Thus something does really depend on my choice. My free act contributes to the cosmic shape. That contribution is made in eternity or ‘before all worlds’; but my consciousness of contributing reaches me at a particular point in the time-series" (From Miracles: A Preliminary Study by CS Lewis, page 182-184 Appendix B, published in 1964 by Fontana Books).
What CS Lewis is telling us is that our prayers really do make a difference, even when we’re praying for what’s happening in the world.
Also, of course, let’s be peace-bringers whenever and wherever we have the chance. Let’s live peaceably with one another and with those whom we meet. Be peacemakers in a belligerent world. Be doers of Christ’s work. God comforts us, and let’s comfort others with the comfort he has given to us.
Let’s spread the good news of Christ’s Gospel, and don’t let wars and rumours of wars distract us from doing so.
At the end of the book of Revelation, after having described in terrifying detail his visions of war and persecution, the Apostle John points to the only ultimate way out, which is in effect our hope and our prayer as we continue Christ’s work here and now.
Note his final words in Revelation 22:20-21 “Even so, come, Lord Jesus! The grace of our Lord Jesus Christ be with you all. Amen”.
Warmest regards from Shirley and me,
by James Henderson
On a recent trip to our Southampton congregation Shirley and I were delighted to congratulate a family of three on their baptisms on the 11th March by Mr Peter Noon.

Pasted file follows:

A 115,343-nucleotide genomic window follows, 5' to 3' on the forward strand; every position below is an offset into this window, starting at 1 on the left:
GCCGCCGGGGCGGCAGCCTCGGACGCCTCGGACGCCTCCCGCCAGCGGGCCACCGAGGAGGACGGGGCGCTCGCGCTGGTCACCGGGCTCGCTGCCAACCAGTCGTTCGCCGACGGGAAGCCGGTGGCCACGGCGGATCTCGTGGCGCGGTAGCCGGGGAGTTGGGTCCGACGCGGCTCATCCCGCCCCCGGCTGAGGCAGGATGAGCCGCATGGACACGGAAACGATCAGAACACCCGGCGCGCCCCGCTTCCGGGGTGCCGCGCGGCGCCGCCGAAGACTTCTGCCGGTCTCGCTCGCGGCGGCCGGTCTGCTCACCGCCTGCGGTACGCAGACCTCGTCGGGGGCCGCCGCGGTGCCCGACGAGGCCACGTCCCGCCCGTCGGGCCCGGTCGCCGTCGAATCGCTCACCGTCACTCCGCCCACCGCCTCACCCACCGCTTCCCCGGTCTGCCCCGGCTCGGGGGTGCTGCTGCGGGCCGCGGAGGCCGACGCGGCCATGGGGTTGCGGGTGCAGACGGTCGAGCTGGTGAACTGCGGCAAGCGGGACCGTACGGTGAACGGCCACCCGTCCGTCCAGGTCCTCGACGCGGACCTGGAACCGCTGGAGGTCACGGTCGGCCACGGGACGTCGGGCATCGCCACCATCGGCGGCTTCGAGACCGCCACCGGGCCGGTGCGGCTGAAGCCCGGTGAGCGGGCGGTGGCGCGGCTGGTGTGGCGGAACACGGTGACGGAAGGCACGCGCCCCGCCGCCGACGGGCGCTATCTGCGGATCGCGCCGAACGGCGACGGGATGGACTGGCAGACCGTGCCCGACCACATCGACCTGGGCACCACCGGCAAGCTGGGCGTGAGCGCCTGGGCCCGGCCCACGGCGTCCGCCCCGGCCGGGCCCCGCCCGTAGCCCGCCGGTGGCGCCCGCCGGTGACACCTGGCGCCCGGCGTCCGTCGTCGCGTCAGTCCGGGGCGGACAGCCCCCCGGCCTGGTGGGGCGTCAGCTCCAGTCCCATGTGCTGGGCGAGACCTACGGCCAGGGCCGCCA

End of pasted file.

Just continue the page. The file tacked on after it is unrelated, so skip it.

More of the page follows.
They are pictured in the photo, and their names are Andrew and Sumalee Freke, and Sumalee’s daughter, Suchittra.
I asked them why they had decided to commit their lives to Jesus in baptism.
Andrew said, “Because I’ve travelled the world, and there’s no mystery or big questions in my life. The Word of God explains it all. And I couldn’t wait any longer to commit myself to Jesus Christ”.
Sumalee replied, “I come from Thailand where most people are Buddhist, and, for me, their scriptures don’t provide the answer. But Christ has the answer”.
Suchittra commented, “I find the Bible very encouraging, and know that, whatever we’re going through, Jesus comforts us”.
I’m sure you’ll join with me in welcoming Andrew, Sumalee, and Suchittra into our fellowship.
New home for GCI headquarters
GCI Home Office employees are busy with the final touches in completing the move from California to Charlotte, North Carolina. The move is expected to be fully completed by the end of this month.
Relocation had been discussed for several years, and the financial reasons for doing so have become more and more compelling. After being in California for more than 70 years, it was felt that the Home Office mission in Glendora was complete and it was the right time to make the move.